Conventionally, patients are often scheduled for rigid, nonoverlapping 15- or 30-minute time blocks.
But physicians know that 15 to 30 minutes doesn’t match the reality of how the schedule flows throughout the day. Some patients need just five minutes with the physician, while others need more than 25 minutes. Some show up late; others are no-shows. It leads to stress and frustration for physicians and staff.
“This is predictable unpredictability and we can adapt to it if our schedules are flexible,” Christine A. Sinsky, MD, vice president of professional satisfaction at the AMA, wrote in an article published in FPM. The publication, formerly Family Practice Management, is a subscription-based, peer-reviewed, bimonthly journal of the American Academy of Family Physicians.
The first step in revamping how the office schedules patients is to “schedule on a wave,” wrote Dr. Sinsky.
“Wave scheduling allows practices” to take that unused time from shorter visits “and repurpose it for the percentage of visits that inevitably go longer than average,” says Dr. Sinsky’s article, “Riding the Wave: Seven Steps to Scheduling Success.”
One way to wave schedule: Schedule two established patients on the hour and one on the half-hour. The physician begins with the patient the staff has ready first.
Some practices find that it works best to schedule only one or two preventive visits within each hour because the evaluation and management of conditions or concerns may take longer. The same is often true of new patient visits.
“You may want to experiment to find what works best for you,” Dr. Sinsky wrote. “The key is to break out of scheduling systems that assume each patient will be ready to be seen at precisely the scheduled time and all patients will need to be seen for the same amount of time. Give yourself more flexibility.”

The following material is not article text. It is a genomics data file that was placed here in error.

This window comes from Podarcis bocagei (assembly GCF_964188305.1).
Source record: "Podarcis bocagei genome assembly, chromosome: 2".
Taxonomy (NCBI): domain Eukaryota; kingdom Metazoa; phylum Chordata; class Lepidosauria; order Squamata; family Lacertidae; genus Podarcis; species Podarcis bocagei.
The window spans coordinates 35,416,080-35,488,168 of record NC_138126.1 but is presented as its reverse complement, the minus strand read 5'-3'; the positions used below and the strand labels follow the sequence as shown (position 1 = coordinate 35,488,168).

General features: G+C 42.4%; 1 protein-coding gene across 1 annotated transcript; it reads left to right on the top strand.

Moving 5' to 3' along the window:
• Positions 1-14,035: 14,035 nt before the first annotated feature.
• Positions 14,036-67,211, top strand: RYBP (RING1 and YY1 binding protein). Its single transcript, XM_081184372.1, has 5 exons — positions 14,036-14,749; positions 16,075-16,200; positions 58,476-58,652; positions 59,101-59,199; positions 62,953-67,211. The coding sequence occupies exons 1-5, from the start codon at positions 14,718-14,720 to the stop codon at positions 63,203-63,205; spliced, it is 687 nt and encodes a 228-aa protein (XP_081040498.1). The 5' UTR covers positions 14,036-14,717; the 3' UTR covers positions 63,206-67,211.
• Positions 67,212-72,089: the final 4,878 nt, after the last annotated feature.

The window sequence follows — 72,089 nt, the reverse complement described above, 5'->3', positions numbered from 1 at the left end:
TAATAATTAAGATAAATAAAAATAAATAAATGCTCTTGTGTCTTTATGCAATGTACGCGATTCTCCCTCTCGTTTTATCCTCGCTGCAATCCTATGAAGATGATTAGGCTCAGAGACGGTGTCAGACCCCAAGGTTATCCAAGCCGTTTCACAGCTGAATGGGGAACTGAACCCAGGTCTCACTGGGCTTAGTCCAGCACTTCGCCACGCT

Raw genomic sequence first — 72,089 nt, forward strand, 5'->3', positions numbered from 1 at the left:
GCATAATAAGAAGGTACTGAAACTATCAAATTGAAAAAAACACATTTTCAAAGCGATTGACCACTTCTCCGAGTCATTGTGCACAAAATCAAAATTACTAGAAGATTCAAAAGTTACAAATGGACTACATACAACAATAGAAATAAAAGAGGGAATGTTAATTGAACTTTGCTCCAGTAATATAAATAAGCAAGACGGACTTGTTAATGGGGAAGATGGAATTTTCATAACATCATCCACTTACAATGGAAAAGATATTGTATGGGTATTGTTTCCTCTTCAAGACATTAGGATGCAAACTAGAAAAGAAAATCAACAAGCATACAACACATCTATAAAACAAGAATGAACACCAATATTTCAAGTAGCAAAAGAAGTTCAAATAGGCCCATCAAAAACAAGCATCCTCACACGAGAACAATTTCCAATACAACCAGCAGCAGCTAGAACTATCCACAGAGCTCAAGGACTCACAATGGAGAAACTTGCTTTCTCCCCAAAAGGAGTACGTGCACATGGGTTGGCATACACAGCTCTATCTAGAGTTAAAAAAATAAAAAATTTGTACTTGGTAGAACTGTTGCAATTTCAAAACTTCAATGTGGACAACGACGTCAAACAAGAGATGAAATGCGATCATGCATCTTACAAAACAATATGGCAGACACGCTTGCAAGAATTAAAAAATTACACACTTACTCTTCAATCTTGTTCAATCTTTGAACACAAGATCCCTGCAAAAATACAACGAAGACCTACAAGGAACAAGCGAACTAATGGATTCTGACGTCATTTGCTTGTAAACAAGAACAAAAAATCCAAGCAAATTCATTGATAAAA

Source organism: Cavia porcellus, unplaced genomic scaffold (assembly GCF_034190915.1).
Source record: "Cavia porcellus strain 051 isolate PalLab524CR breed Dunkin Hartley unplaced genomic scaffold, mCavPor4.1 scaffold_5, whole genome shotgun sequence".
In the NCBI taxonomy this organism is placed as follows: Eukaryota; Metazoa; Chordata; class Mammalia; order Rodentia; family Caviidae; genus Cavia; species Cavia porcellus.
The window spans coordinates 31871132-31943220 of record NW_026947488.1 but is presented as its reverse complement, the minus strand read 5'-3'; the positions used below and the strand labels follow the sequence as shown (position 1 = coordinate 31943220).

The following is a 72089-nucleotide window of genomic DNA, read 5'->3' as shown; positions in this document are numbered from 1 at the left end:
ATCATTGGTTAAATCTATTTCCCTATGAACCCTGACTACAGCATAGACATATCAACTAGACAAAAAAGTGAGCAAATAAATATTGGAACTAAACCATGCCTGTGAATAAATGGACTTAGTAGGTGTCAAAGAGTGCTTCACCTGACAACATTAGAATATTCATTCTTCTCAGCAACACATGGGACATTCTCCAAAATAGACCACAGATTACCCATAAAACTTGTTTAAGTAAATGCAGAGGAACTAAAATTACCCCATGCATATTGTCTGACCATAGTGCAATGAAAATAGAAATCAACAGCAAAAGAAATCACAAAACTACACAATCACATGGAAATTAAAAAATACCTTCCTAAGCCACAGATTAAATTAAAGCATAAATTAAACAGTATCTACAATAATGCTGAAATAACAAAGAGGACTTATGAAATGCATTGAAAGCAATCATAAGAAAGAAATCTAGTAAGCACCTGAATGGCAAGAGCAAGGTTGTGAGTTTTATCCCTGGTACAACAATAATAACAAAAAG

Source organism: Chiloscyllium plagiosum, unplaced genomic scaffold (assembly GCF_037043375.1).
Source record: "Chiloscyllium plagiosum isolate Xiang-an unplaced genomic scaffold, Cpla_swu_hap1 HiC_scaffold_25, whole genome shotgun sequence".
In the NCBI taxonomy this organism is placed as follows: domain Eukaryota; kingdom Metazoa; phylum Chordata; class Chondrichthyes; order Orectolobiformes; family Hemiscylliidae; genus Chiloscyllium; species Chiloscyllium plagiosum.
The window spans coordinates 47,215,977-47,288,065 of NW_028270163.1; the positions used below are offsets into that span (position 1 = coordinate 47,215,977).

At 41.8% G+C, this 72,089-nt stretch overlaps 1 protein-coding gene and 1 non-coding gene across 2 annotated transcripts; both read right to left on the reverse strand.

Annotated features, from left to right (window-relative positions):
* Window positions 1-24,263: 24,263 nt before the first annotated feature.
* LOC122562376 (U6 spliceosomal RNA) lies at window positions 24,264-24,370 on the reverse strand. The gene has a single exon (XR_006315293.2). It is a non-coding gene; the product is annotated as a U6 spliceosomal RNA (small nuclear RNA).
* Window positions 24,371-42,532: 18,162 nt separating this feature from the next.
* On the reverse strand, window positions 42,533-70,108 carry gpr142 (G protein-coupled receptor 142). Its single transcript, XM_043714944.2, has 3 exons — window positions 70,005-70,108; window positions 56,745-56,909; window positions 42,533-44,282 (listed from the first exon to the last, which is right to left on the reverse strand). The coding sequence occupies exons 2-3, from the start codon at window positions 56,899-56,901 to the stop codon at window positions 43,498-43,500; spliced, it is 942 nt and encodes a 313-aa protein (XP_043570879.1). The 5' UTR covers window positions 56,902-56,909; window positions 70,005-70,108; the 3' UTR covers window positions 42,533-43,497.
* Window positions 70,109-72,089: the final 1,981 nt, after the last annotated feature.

Scheduling on a wave is the first step toward scheduling success. Dr. Sinsky shared her perspective on these six other steps physicians can take to create a better scheduling system for the office and help create an environment primed for higher physician satisfaction.
Use two or three exam rooms. A physician can’t work efficiently with a single exam room. Physicians need two—preferably three—exam rooms if they have a strong staff to complete pre- and post-visit work. With two rooms, the physician sees one patient while staff rooms the next patient.
Three rooms allow the physician to see one patient, while one staff member rooms the next patient and another staff member completes the previous patient’s post-visit tasks.
Build in a buffer time. Set aside about an hour a day with no appointments, time the practice staff knows is available to meet occasional same-day surges in demand. The practice’s scheduler can check the upcoming week’s schedule for warning signs of a busy day so the team can build in more buffer time if needed.
Incorporate team-based practice fundamentals. To ensure you have a fully staffed practice team, hire “float” team members who are familiar with the unit’s routines and can fill in on several roles when staff members are absent for vacation or sick days.
Schedule follow-up visits at the conclusion of each visit. This can save significant time and keep the practice running smoothly. Patients don’t need to remember to call the office back and staff doesn’t need to call patients to remind them to schedule an appointment. Patients are also more likely to keep up with follow-up visits.
Make a plan to integrate telemedicine visits. Decide whether interspersing telemedicine visits with in-person visits on the same day or scheduling them all into dedicated blocks of time on a specific day of the week works best for the practice.
Open the schedule 13–15 months in advance. When scheduling patients’ next appointments at the end of their current visits, this allows staff to reappoint patients who only need a yearly appointment and may not be able to come back exactly 12 months after the current visit.